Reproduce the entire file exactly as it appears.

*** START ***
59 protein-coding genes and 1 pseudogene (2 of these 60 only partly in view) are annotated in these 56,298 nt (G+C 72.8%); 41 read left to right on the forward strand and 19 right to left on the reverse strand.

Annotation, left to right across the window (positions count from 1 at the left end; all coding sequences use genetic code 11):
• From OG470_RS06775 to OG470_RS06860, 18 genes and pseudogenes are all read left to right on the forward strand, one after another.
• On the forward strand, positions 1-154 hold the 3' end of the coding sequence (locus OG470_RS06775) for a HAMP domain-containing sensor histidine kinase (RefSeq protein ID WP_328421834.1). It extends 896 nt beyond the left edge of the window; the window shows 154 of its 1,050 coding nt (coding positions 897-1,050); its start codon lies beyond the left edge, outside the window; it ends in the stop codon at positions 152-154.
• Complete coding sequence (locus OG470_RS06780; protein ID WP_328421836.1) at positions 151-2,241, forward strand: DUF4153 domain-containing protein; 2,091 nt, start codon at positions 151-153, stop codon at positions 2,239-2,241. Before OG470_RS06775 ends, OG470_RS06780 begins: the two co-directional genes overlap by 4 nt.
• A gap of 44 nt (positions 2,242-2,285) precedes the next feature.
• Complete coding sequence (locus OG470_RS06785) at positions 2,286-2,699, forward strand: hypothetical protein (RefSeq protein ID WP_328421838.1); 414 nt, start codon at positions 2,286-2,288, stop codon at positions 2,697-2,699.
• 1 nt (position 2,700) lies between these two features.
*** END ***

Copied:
59 protein-coding genes and 1 pseudogene (2 of these 60 only partly in view) are annotated in these 56,298 nt (G+C 72.8%); 41 read left to right on the forward strand and 19 right to left on the reverse strand.

Annotation, left to right across the window (positions count from 1 at the left end; all coding sequences use genetic code 11):
• From OG470_RS06775 to OG470_RS06860, 18 genes and pseudogenes are all read left to right on the forward strand, one after another.
• On the forward strand, positions 1-154 hold the 3' end of the coding sequence (locus OG470_RS06775) for a HAMP domain-containing sensor histidine kinase (RefSeq protein ID WP_328421834.1). It extends 896 nt beyond the left edge of the window; the window shows 154 of its 1,050 coding nt (coding positions 897-1,050); its start codon lies beyond the left edge, outside the window; it ends in the stop codon at positions 152-154.
• Complete coding sequence (locus OG470_RS06780; protein ID WP_328421836.1) at positions 151-2,241, forward strand: DUF4153 domain-containing protein; 2,091 nt, start codon at positions 151-153, stop codon at positions 2,239-2,241. Before OG470_RS06775 ends, OG470_RS06780 begins: the two co-directional genes overlap by 4 nt.
• A gap of 44 nt (positions 2,242-2,285) precedes the next feature.
• Complete coding sequence (locus OG470_RS06785) at positions 2,286-2,699, forward strand: hypothetical protein (RefSeq protein ID WP_328421838.1); 414 nt, start codon at positions 2,286-2,288, stop codon at positions 2,697-2,699.
• 1 nt (position 2,700) lies between these two features.